Happy New Year! I hope you had a wonderful holiday and are excited by the possibilities a new year brings.

And now on to our continuing discussion of memory…

The difference between the memory of a brand and the memory of an ad is that brands form “open” memories while ads form “closed” memories.

The memories one may have of their spouse are different in a fundamental way from the memories one may have of their wedding. The memory of a husband/wife is a work-in-progress, but the memory of one’s wedding remains stuck in the past.

It is the difference between an idea and an event. An idea branches out fractally, like a tree growing in a forest, while an event is closed and bounded like a leaf on the tree. Memories of events can be part of an idea—those that never really happened and were only imagined. The mind chunks the streaming experience into stories that have a beginning, a middle, and an end.

Of course, that does not mean that the way the mind remembers an ad-like event is fixed and unchangeable. The memory of a wedding may be revised and reinterpreted by a story told from the point of view of one of the guests at the wedding.

However, brand memories are collected over a whole lifetime of experience. Describing what the memory of a well-established brand is in the mind of a consumer cannot be done in one simple story. Mathematicians who study complex systems might describe a “brand” as an attractor, which is the limit state of a non-linear dynamical system, like the vortex of a whirlpool or a constellation of memories.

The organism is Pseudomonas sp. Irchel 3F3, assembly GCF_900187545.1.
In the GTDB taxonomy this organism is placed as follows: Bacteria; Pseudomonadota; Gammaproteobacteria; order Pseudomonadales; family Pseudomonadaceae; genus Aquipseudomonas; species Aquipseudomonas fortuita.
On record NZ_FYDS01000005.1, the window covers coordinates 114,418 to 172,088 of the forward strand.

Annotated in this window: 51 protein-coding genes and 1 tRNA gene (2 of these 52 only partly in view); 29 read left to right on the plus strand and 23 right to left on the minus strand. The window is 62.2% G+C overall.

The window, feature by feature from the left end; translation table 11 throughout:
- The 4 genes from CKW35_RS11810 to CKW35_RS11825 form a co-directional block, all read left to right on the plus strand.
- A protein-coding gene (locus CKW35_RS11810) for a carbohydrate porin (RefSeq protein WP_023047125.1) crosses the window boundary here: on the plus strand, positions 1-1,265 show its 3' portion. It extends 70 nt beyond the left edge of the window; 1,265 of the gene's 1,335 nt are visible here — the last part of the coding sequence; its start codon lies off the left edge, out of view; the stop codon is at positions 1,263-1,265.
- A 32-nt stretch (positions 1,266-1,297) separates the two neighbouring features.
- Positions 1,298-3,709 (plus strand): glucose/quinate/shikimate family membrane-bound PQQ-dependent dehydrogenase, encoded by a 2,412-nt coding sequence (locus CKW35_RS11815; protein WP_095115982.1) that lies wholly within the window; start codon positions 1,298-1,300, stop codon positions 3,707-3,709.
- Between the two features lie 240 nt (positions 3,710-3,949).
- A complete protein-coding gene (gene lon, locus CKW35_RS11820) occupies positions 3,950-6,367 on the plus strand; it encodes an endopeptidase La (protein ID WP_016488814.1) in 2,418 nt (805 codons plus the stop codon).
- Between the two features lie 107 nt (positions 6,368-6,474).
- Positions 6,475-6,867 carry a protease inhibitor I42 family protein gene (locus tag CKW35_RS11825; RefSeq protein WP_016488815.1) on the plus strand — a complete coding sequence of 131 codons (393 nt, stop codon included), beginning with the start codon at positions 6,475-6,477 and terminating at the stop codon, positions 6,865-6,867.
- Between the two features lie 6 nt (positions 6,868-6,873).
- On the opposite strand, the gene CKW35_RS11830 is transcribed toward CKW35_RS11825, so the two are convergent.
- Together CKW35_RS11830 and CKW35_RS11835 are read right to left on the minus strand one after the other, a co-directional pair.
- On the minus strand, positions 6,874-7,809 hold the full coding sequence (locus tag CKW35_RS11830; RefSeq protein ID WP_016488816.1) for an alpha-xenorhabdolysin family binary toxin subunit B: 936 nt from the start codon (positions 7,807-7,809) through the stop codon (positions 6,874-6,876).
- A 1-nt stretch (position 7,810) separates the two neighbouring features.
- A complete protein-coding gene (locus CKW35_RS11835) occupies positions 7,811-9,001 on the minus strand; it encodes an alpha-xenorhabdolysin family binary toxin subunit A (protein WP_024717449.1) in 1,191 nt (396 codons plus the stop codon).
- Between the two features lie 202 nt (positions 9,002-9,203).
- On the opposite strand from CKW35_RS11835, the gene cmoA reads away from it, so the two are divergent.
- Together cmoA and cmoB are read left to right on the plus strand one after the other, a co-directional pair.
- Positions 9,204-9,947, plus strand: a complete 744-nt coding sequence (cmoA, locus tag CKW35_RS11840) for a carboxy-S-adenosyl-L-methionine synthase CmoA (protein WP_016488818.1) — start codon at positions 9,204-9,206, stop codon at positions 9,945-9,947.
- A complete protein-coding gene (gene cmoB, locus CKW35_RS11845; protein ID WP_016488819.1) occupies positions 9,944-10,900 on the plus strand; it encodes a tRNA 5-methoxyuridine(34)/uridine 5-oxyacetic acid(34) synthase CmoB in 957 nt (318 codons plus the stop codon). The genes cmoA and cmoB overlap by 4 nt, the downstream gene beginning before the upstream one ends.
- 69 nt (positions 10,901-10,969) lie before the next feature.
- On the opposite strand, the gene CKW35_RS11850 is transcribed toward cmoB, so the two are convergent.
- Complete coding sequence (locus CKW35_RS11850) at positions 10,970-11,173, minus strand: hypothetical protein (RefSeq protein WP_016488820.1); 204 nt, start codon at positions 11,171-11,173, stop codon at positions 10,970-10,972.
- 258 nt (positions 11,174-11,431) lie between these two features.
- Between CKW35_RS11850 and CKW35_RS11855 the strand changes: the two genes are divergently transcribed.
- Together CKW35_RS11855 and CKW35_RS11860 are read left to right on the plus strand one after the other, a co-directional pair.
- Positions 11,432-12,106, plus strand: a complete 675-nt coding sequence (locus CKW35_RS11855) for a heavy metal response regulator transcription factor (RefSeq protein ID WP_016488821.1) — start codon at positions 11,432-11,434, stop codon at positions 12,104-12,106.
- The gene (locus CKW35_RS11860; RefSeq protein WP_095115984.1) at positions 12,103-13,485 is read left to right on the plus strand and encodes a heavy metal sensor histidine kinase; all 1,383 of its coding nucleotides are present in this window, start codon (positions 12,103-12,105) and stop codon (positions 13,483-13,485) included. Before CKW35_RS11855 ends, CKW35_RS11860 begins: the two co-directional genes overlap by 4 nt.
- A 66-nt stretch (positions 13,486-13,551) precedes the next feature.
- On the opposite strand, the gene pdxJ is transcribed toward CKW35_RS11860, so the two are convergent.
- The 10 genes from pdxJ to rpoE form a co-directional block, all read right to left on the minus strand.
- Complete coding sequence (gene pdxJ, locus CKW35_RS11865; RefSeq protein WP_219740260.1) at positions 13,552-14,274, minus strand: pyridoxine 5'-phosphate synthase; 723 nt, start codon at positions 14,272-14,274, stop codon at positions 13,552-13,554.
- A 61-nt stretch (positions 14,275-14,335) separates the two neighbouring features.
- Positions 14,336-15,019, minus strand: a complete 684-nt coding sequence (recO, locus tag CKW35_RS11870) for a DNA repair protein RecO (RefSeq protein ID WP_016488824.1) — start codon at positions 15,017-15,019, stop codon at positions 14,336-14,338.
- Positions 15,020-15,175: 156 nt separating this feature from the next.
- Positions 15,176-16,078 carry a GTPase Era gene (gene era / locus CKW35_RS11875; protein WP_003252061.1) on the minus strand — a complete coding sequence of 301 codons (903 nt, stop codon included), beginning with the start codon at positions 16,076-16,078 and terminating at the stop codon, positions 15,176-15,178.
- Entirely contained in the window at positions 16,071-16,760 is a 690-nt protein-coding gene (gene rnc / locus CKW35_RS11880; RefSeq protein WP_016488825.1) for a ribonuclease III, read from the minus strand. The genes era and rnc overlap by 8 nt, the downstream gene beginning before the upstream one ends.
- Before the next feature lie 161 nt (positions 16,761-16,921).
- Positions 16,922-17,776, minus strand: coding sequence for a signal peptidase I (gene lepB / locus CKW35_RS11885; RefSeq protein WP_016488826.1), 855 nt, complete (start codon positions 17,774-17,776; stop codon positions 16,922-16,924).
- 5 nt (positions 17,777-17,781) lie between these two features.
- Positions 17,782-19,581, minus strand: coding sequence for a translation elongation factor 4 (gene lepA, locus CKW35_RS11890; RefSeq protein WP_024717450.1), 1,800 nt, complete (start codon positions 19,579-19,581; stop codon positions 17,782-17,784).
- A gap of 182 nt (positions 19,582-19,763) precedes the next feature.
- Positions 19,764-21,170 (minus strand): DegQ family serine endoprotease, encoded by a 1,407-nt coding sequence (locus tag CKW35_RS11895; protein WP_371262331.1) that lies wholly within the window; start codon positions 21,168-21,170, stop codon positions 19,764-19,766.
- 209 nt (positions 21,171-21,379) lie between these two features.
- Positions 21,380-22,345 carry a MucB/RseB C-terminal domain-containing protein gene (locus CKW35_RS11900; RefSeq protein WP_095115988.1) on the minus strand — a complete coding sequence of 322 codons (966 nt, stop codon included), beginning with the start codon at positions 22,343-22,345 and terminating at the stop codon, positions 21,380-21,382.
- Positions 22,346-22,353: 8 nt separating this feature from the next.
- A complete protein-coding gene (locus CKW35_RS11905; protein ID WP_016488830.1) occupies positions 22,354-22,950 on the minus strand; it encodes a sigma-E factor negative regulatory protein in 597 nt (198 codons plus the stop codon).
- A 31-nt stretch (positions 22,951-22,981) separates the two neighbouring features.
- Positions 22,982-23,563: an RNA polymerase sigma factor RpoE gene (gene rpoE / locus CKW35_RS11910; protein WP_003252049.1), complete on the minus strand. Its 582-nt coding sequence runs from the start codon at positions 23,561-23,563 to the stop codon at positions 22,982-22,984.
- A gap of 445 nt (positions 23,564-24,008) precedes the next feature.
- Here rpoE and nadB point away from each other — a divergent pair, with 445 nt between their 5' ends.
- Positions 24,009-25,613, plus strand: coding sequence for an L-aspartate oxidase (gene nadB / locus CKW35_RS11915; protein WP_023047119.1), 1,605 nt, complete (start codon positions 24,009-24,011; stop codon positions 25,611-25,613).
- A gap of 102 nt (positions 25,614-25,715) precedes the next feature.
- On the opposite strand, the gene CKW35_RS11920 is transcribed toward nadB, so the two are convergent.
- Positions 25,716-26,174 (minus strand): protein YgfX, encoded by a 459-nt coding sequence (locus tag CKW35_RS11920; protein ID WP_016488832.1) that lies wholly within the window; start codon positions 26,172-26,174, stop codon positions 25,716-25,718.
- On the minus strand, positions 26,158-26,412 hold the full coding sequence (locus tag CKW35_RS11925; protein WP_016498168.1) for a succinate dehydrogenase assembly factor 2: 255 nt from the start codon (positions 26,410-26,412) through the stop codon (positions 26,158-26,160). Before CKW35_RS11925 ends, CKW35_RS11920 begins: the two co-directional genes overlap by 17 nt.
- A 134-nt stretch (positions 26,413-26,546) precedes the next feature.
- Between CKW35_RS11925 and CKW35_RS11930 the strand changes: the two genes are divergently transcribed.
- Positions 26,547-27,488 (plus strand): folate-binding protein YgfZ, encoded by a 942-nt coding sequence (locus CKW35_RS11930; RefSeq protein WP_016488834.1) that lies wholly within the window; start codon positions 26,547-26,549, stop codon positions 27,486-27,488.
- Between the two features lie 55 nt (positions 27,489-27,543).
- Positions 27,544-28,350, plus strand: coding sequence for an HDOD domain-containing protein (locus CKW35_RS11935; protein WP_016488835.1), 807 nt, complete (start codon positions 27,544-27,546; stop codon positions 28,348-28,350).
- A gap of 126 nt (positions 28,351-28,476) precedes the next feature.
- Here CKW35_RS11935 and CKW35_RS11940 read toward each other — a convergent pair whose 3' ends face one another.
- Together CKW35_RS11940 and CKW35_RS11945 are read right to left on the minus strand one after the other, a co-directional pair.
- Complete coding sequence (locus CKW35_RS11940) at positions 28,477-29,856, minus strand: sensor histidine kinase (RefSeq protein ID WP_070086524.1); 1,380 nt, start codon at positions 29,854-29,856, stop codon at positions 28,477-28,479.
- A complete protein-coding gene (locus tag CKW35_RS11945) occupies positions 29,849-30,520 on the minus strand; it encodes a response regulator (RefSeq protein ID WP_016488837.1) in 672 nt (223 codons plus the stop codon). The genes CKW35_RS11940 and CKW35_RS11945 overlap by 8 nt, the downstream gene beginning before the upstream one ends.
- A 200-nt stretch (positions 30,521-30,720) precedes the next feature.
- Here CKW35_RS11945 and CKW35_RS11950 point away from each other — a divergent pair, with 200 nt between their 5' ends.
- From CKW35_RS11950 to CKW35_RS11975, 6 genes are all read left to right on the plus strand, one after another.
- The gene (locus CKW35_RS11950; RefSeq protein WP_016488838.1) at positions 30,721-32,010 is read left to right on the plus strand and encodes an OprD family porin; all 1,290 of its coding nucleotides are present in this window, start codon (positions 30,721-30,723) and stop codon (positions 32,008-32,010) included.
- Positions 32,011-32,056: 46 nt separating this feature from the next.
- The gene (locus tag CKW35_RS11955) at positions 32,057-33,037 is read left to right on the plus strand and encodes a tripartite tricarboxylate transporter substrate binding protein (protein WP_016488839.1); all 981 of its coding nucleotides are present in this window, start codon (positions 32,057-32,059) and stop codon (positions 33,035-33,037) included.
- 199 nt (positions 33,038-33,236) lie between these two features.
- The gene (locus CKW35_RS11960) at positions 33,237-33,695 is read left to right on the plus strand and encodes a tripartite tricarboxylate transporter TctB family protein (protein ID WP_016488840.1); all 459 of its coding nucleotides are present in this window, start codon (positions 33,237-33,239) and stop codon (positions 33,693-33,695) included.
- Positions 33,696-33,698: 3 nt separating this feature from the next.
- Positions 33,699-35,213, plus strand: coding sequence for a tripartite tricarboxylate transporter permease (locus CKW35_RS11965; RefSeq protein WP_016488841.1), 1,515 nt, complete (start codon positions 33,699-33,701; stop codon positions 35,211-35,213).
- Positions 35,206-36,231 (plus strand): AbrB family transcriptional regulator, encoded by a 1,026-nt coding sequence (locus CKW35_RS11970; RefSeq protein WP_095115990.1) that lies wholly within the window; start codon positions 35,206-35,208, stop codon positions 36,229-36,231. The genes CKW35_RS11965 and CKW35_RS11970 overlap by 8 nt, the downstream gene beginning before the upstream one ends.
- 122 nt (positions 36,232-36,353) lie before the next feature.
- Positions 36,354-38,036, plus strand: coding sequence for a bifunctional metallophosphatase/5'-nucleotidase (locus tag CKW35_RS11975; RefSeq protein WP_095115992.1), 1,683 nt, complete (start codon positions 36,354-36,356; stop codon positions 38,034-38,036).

Understanding how to manage brand memories is the new challenge in the age of social media. An analogy is the difference in business models between open source software code like Linux and closed source code like the Microsoft operating system.

The open source approach treats the memories of a brand as an unpaid collective enterprise of a large community of users and commentators. It casts the brand manager in the role of a community organizer.

The problem with the open source approach is that it is difficult to control the meaning of what the brand represents and difficult to measure and monetize the value of the brand memories being created.

The closed source approach is the command and control model of the current advertising business. Advertising agencies are the wedding planners who pre-package brand memories for the happy marriage between the consumer and the products she buys.

For more information, please contact Sonya Duran (sonya@ameritest.net)